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My Upper Eyelids Severely Droop: Can You Help?

Your upper eyelids play an important role in keeping your eyes moist and healthy, and of course, when it comes to catching a few Zs, they’re indispensable. But if your eyelids are drooping, they can wind up causing problems — sometimes even interfering with normal vision.

With offices in Salt Lake City, Murray, Draper, Tooele, and West Jordan, Utah, ENT Specialists offers state-of-the-art solutions for patients with droopy lids, correcting vision issues they cause, and improving the way your eyes look. Here’s what our team wants you to know about eyelid correction with blepharoplasty — a procedure more than 325,000 women and men had performed in 2020..

Why eyelids droop

The medical term for drooping, sagging eyelids is ptosis, and it can have a variety of causes. Some people are born with ptosis (called congenital ptosis), and kids can develop it as a result of a vision problem, like amblyopia, or if their facial muscles don’t develop properly.

Other times, damage to the nerves or muscles that controls the lid can cause drooping. Facial or eye tumors and even certain diseases can increase your risk of lid sagging.

Like a lot of facial changes, eyelid drooping can also be caused by aging. As we get older, our skin loses some of its natural elasticity, and muscles around our forehead and eyes tend to become weaker. Combined, these issues can cause your upper eyelids to sag and droop.

Lift sagging eyelids with blepharoplasty

Drooping eyelids can instantly change your appearance, making you look tired and worn out all the time — even after a good night’s rest. In these instances, blepharoplasty can be a great solution for correcting sagging lids, restoring a more youthful, wakeful look to your eyes.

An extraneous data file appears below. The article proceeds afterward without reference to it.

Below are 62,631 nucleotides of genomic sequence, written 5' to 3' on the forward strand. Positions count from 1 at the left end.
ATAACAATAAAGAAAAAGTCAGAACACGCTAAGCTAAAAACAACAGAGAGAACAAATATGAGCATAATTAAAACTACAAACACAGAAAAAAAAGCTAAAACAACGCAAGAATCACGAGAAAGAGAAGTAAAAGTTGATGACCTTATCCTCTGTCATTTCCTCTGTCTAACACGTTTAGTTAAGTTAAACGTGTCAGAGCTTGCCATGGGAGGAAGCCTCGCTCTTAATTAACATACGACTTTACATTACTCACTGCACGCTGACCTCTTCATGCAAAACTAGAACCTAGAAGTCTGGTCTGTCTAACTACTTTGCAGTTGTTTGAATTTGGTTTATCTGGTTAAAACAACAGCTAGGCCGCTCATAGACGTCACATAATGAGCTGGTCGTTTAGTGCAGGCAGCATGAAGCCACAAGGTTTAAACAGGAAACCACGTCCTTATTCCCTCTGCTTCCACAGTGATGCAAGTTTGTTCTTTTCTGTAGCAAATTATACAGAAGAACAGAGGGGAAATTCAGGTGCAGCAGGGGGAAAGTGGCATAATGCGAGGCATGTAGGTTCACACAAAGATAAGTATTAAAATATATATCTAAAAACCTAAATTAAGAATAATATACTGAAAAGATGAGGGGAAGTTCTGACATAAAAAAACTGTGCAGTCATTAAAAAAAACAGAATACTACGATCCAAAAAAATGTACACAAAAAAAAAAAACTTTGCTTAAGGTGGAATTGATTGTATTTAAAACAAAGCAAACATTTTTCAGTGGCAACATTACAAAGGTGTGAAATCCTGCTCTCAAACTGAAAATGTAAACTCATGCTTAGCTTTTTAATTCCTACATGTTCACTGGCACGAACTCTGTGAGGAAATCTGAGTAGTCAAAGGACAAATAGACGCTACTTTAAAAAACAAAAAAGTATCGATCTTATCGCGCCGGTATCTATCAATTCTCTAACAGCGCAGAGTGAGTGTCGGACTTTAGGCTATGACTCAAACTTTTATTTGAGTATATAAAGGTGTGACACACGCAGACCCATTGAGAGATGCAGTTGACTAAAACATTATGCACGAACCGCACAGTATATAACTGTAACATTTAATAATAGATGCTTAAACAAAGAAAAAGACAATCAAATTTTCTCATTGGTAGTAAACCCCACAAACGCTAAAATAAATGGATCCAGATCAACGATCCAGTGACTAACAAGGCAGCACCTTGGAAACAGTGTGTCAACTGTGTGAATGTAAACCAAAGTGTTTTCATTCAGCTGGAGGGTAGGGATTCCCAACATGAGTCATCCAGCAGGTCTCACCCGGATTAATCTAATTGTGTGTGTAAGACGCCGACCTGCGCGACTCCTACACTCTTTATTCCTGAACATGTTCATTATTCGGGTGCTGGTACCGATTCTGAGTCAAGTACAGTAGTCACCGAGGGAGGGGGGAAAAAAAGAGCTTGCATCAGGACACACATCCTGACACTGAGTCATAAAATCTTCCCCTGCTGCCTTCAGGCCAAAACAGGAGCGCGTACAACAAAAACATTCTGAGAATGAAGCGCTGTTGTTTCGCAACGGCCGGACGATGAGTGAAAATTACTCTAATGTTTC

But blepharoplasty is also a good solution for more serious cases of ptosis, in which the upper lid drops so low that it interferes with vision. In an upper lid surgery, your doctor makes a tiny incision inside the crease of your eyelid, removing excess tissue and restoring your normal lid margin. 

Blepharoplasty can also be performed on sagging lower lids. When lower lids droop, they expose more of your eye, which can lead to dry eyes and an increased risk of infection. Lower lid surgery repositions your lower lid and removes excess fat that can drag your lid downward. 

Recovery from blepharoplasty

Eyelid surgery is an outpatient procedure that typically takes 1-2 hours. Most surgeries use a local anesthetic to numb the area around your eyes, as well as sedative medications to keep you relaxed and comfortable. 

After your surgery, the doctor applies ointment to help prevent infection and to keep the area moist in the very early stages of healing. You’ll receive instructions on how to clean your lids and whether eye drops are recommended. 

You can expect some minor bruising and swelling, along with mild discomfort. Over-the-counter pain relievers and a cool compress can help. You should also keep your head elevated when you’re lying down, and you’ll need to limit activities during this early stage, as well.

You’ll also come to the office for a followup visit during your first week. If stitches were used, they can be removed at that time.

Learn more about eyelid surgery

Your eyelids play a surprisingly big role in your appearance, and sometimes, in your vision. Whether you want to correct your sagging eyelids for cosmetic reasons or because they’re interfering with your sight, eyelid surgery can help. To find out more, book an appointment online or over the phone with the team at ENT Specialists today.

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